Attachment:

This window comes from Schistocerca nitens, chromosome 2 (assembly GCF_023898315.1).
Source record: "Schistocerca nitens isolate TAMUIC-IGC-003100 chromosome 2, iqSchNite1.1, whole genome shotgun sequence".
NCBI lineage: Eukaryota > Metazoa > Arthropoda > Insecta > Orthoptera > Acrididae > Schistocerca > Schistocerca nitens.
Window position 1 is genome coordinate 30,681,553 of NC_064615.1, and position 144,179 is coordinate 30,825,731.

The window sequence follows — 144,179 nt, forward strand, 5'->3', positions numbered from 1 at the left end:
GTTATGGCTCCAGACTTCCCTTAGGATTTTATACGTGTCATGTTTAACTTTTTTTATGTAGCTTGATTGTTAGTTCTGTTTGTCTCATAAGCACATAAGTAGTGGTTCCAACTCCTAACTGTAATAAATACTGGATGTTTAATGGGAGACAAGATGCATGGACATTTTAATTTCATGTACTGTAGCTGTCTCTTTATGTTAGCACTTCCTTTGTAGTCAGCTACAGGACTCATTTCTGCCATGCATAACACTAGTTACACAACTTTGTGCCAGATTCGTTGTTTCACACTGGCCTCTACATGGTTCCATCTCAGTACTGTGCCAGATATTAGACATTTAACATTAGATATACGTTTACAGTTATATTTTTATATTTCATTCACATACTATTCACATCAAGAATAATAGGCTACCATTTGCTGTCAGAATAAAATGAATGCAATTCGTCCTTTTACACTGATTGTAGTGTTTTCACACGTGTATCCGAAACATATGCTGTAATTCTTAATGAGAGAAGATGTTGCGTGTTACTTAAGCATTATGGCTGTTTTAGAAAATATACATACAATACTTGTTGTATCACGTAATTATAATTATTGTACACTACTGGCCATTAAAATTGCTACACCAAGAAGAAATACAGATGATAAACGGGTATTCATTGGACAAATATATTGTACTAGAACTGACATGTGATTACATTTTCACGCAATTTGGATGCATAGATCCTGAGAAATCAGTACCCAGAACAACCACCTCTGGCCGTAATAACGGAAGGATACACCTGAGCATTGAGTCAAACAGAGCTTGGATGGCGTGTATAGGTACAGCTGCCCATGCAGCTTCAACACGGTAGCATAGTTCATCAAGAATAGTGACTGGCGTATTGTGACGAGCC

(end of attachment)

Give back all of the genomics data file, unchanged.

This window comes from Schistocerca nitens, chromosome 2 (assembly GCF_023898315.1).
Source record: "Schistocerca nitens isolate TAMUIC-IGC-003100 chromosome 2, iqSchNite1.1, whole genome shotgun sequence".
NCBI lineage: Eukaryota > Metazoa > Arthropoda > Insecta > Orthoptera > Acrididae > Schistocerca > Schistocerca nitens.
Window position 1 is genome coordinate 30,681,553 of NC_064615.1, and position 144,179 is coordinate 30,825,731.

The window sequence follows — 144,179 nt, forward strand, 5'->3', positions numbered from 1 at the left end:
GTTATGGCTCCAGACTTCCCTTAGGATTTTATACGTGTCATGTTTAACTTTTTTTATGTAGCTTGATTGTTAGTTCTGTTTGTCTCATAAGCACATAAGTAGTGGTTCCAACTCCTAACTGTAATAAATACTGGATGTTTAATGGGAGACAAGATGCATGGACATTTTAATTTCATGTACTGTAGCTGTCTCTTTATGTTAGCACTTCCTTTGTAGTCAGCTACAGGACTCATTTCTGCCATGCATAACACTAGTTACACAACTTTGTGCCAGATTCGTTGTTTCACACTGGCCTCTACATGGTTCCATCTCAGTACTGTGCCAGATATTAGACATTTAACATTAGATATACGTTTACAGTTATATTTTTATATTTCATTCACATACTATTCACATCAAGAATAATAGGCTACCATTTGCTGTCAGAATAAAATGAATGCAATTCGTCCTTTTACACTGATTGTAGTGTTTTCACACGTGTATCCGAAACATATGCTGTAATTCTTAATGAGAGAAGATGTTGCGTGTTACTTAAGCATTATGGCTGTTTTAGAAAATATACATACAATACTTGTTGTATCACGTAATTATAATTATTGTACACTACTGGCCATTAAAATTGCTACACCAAGAAGAAATACAGATGATAAACGGGTATTCATTGGACAAATATATTGTACTAGAACTGACATGTGATTACATTTTCACGCAATTTGGATGCATAGATCCTGAGAAATCAGTACCCAGAACAACCACCTCTGGCCGTAATAACGGAAGGATACACCTGAGCATTGAGTCAAACAGAGCTTGGATGGCGTGTATAGGTACAGCTGCCCATGCAGCTTCAACACGGTAGCATAGTTCATCAAGAATAGTGACTGGCGTATTGTGACGAGCC